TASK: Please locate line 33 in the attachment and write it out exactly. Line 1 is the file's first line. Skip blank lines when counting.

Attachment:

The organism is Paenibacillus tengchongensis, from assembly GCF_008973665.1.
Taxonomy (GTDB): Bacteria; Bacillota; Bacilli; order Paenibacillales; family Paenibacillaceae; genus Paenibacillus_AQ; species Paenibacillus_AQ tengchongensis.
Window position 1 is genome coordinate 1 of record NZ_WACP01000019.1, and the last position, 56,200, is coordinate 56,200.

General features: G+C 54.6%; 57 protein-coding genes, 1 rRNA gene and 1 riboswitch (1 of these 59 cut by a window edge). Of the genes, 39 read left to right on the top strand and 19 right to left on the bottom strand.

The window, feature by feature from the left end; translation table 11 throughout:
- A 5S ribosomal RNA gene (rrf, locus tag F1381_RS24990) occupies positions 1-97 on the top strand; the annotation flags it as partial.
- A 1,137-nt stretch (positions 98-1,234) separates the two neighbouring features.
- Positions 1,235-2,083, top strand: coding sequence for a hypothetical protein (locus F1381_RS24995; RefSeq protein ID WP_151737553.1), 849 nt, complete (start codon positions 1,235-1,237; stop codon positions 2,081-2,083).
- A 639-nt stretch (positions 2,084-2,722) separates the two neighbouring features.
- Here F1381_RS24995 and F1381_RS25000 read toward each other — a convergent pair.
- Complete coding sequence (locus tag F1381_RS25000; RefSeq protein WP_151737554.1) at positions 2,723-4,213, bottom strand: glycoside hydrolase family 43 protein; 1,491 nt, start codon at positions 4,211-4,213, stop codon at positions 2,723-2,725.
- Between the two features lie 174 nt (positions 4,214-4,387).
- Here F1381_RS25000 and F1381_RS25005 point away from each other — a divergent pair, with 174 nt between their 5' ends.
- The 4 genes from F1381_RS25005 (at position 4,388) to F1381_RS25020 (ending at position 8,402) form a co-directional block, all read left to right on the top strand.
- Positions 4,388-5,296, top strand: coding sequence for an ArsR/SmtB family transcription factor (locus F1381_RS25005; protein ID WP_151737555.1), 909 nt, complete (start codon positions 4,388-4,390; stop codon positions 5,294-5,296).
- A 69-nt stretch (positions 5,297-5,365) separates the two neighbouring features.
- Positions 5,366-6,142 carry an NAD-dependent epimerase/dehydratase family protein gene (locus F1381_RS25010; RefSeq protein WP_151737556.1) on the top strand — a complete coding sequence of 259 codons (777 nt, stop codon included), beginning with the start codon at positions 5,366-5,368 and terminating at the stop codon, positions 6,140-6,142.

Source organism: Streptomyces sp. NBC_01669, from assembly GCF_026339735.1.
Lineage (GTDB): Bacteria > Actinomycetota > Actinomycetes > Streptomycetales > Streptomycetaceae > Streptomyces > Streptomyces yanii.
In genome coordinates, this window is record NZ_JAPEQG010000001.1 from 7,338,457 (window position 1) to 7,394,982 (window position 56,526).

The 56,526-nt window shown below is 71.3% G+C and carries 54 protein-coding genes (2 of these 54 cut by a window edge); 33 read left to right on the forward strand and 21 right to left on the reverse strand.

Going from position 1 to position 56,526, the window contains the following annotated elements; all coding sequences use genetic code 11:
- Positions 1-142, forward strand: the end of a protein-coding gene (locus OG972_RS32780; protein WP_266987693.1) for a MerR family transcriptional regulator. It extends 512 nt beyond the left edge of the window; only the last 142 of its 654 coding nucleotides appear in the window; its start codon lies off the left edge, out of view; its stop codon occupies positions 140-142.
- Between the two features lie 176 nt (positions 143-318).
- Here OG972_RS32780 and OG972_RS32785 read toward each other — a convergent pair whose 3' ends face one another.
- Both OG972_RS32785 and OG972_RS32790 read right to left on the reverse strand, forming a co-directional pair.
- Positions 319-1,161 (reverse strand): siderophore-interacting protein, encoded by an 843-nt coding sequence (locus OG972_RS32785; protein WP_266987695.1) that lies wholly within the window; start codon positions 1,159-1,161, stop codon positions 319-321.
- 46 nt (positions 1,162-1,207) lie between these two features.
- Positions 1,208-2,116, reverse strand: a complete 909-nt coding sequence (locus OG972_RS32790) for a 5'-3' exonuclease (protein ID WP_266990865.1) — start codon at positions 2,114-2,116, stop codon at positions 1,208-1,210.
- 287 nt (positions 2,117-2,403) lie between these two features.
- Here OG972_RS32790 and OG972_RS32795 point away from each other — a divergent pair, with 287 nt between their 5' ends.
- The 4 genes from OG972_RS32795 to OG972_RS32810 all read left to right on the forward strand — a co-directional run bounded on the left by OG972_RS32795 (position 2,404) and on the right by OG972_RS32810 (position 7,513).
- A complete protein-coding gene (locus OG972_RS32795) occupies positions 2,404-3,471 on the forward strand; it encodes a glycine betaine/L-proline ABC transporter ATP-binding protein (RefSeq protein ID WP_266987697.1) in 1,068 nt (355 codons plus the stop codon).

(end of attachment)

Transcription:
- A complete protein-coding gene (locus OG972_RS32795) occupies positions 2,404-3,471 on the forward strand; it encodes a glycine betaine/L-proline ABC transporter ATP-binding protein (RefSeq protein ID WP_266987697.1) in 1,068 nt (355 codons plus the stop codon).